It was after the completion of the police investigations that the accused was charged with the murder of the deceased. His defence was a denial and a contention that on the material date he had attended a fundraising meeting respecting the funeral of a fellow villager. He left the place at 5.00p.m but on his way home he fell down and saw a person lying on the ground. He rushed home and reported the matter to his father who directed him to the village elder with whom they went to the scene and confirmed it was the deceased who was lying dead on the ground with head injuries. The village elder referred him to the police and he went to Nambale police station to make a report. Instead, he was arrested and charged with the present offence which he did not commit and was surprised to hear that his clothes had some stains of blood.
 From all the foregoing facts, it was undisputed that the deceased met his death in a traditional liquor drinking club or “den” while intoxicated and after he had seemingly been left alone sleeping on a seat inside the den. Most if not all the revelers had already left but it appeared that a person entered the place while the deceased was deeply asleep and assaulted him on the head using a blunt object. The assault was so vicious such that the deceased succumbed to the injuries inflicted upon him.
 The manner in which the injury was inflicted so deeply and fatally upon a helpless and harmless intoxicated deceased person left no doubt that the assailant had the necessary malice aforethought when he decided to inflict the injury. This action amounted to murder, pure and simple. The issue which therefore arose for determination was whether the accused was that person who of malice aforethought caused the death of the deceased by assaulting and inflicting a serious injury to his head.
 Apparently, the prosecution evidence indicated that the incident occurred without anybody being at the scene, save the deceased and assailant with the deceased being in an alcoholic or drunken stupor. The prosecution did not however, avail any or sufficient evidence of direct identification of the assailant while engaged in the material criminal transaction. The accused was suspected but there was no direct evidence of his identification as the assailant. Instead, the prosecution relied on indirect or circumstantial evidence to link him with the death of the deceased.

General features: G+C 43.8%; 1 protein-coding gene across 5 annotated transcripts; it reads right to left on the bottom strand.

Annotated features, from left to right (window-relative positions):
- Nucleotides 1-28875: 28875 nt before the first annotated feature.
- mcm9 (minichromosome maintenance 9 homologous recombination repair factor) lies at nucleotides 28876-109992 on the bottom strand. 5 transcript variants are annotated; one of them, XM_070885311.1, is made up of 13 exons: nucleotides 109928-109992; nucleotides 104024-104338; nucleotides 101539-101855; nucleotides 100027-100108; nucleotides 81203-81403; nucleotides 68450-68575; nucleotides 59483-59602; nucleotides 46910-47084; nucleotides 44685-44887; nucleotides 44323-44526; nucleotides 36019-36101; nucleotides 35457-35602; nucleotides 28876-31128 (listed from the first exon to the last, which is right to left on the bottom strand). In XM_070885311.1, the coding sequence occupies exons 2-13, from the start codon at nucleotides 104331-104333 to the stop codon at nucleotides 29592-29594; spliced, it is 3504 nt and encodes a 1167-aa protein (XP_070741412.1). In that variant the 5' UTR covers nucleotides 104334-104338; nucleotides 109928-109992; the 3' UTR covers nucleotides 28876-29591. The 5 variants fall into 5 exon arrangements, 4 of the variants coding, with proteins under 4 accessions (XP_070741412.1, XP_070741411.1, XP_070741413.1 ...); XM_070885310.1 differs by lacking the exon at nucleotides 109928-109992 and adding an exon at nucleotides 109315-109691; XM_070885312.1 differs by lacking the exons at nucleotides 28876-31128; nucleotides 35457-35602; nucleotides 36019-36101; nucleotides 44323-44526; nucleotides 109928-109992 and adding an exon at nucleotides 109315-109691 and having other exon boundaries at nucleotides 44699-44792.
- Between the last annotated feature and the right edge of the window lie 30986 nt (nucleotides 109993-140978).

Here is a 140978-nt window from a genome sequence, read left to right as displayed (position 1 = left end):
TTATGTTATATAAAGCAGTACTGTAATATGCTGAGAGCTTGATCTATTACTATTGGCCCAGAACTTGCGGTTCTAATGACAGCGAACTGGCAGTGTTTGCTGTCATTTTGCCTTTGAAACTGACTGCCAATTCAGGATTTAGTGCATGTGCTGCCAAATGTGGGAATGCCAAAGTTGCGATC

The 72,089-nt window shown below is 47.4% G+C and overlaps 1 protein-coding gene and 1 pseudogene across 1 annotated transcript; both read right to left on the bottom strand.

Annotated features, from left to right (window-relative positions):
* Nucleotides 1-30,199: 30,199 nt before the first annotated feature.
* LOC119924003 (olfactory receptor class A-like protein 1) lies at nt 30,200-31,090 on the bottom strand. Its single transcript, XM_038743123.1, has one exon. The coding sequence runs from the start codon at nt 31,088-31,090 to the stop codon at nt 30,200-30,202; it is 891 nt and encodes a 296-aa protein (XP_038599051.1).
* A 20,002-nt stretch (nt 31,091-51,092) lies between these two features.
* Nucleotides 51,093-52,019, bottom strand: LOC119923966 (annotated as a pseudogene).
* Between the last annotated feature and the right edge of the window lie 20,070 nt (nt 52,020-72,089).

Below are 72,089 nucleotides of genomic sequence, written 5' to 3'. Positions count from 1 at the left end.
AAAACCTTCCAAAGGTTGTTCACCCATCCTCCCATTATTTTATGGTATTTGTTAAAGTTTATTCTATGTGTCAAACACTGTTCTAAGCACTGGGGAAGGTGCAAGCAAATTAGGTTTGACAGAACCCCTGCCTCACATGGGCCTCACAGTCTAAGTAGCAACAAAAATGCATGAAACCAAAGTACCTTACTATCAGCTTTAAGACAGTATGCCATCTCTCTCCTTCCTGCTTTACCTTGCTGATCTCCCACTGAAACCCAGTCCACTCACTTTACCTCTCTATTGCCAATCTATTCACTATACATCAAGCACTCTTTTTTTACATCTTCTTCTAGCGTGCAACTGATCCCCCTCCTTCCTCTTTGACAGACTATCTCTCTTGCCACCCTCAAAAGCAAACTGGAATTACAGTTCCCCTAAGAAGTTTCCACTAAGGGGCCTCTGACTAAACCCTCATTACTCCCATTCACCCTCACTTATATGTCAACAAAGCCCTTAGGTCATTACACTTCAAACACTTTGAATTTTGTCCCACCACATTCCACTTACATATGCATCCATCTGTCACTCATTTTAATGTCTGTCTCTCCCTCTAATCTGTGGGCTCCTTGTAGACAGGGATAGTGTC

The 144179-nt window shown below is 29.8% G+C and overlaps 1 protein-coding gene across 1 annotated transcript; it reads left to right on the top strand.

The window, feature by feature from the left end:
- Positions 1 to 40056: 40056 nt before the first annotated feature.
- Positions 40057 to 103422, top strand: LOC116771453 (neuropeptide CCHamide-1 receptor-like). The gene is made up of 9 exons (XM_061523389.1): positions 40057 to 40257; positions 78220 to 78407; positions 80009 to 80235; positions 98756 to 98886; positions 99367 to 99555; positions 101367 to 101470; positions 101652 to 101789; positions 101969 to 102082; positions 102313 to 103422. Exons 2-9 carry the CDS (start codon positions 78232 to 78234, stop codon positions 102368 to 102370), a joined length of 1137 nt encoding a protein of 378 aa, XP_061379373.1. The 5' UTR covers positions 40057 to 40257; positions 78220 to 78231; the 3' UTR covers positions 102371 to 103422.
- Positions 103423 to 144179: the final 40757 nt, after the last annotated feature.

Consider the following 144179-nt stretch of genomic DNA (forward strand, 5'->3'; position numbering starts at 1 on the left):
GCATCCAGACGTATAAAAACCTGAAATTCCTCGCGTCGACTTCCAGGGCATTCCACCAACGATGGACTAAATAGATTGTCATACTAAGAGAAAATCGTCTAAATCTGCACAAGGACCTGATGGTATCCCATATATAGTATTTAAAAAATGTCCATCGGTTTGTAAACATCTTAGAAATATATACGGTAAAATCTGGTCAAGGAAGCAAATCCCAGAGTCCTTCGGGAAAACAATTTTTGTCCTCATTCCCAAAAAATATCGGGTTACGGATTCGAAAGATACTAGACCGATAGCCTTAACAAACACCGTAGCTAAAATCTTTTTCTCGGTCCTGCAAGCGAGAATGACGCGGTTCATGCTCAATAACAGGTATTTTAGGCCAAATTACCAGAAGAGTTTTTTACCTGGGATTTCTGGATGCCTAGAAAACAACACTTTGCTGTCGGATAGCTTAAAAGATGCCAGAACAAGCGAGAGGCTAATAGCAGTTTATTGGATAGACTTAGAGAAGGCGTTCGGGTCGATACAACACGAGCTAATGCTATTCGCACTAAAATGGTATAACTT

Such evidence is evidence of facts that the court can draw conclusions from. It is proof of a fact or set of facts from which the court could infer the fact in question which herein was. “The accused killed the deceased”. As was stated in Sande Vs Rep (2003)KLR 364, suspicion however strong cannot provide a basis for inferring guilt which must be proved by evidence. In the same case, which was founded on circumstantial evidence, the court said
“As we have already pointed out, the evidence in this case was entirely circumstantial. In order to justify on circumstantial evidence the inference of guilt, the inculpatory facts must be incompatible with the accused and incapable of explanation upon other co-existing circumstances weakening the chain of circumstances relied on.
The burden of proving facts that justify the drawing of this inference from the facts to the exclusion of any other reasonable hypothesis of innocence is on the prosecution and always remains with the prosecution. It is a burden which never shifts to the party accused”.